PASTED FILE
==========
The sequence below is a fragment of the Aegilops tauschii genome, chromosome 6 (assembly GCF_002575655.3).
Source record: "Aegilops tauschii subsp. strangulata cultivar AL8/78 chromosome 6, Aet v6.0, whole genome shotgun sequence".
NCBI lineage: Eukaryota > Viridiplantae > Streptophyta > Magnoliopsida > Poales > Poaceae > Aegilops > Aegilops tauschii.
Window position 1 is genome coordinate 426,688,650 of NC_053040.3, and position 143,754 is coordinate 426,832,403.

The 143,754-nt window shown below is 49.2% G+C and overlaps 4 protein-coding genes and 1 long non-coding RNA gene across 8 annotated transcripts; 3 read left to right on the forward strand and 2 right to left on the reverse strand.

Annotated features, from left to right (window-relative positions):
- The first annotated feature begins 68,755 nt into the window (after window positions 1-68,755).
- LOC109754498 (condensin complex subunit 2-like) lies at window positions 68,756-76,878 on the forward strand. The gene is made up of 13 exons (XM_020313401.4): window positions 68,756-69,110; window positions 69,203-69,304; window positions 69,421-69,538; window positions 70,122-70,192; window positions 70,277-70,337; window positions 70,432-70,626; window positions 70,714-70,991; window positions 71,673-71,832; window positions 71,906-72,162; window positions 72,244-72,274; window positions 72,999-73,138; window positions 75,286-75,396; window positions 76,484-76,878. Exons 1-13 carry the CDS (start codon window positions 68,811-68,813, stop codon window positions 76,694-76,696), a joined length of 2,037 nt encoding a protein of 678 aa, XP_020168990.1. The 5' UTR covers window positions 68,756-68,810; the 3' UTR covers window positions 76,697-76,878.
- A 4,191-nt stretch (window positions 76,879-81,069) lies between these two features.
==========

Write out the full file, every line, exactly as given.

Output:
The sequence below is a fragment of the Aegilops tauschii genome, chromosome 6 (assembly GCF_002575655.3).
Source record: "Aegilops tauschii subsp. strangulata cultivar AL8/78 chromosome 6, Aet v6.0, whole genome shotgun sequence".
NCBI lineage: Eukaryota > Viridiplantae > Streptophyta > Magnoliopsida > Poales > Poaceae > Aegilops > Aegilops tauschii.
Window position 1 is genome coordinate 426,688,650 of NC_053040.3, and position 143,754 is coordinate 426,832,403.

The 143,754-nt window shown below is 49.2% G+C and overlaps 4 protein-coding genes and 1 long non-coding RNA gene across 8 annotated transcripts; 3 read left to right on the forward strand and 2 right to left on the reverse strand.

Annotated features, from left to right (window-relative positions):
- The first annotated feature begins 68,755 nt into the window (after window positions 1-68,755).
- LOC109754498 (condensin complex subunit 2-like) lies at window positions 68,756-76,878 on the forward strand. The gene is made up of 13 exons (XM_020313401.4): window positions 68,756-69,110; window positions 69,203-69,304; window positions 69,421-69,538; window positions 70,122-70,192; window positions 70,277-70,337; window positions 70,432-70,626; window positions 70,714-70,991; window positions 71,673-71,832; window positions 71,906-72,162; window positions 72,244-72,274; window positions 72,999-73,138; window positions 75,286-75,396; window positions 76,484-76,878. Exons 1-13 carry the CDS (start codon window positions 68,811-68,813, stop codon window positions 76,694-76,696), a joined length of 2,037 nt encoding a protein of 678 aa, XP_020168990.1. The 5' UTR covers window positions 68,756-68,810; the 3' UTR covers window positions 76,697-76,878.
- A 4,191-nt stretch (window positions 76,879-81,069) lies between these two features.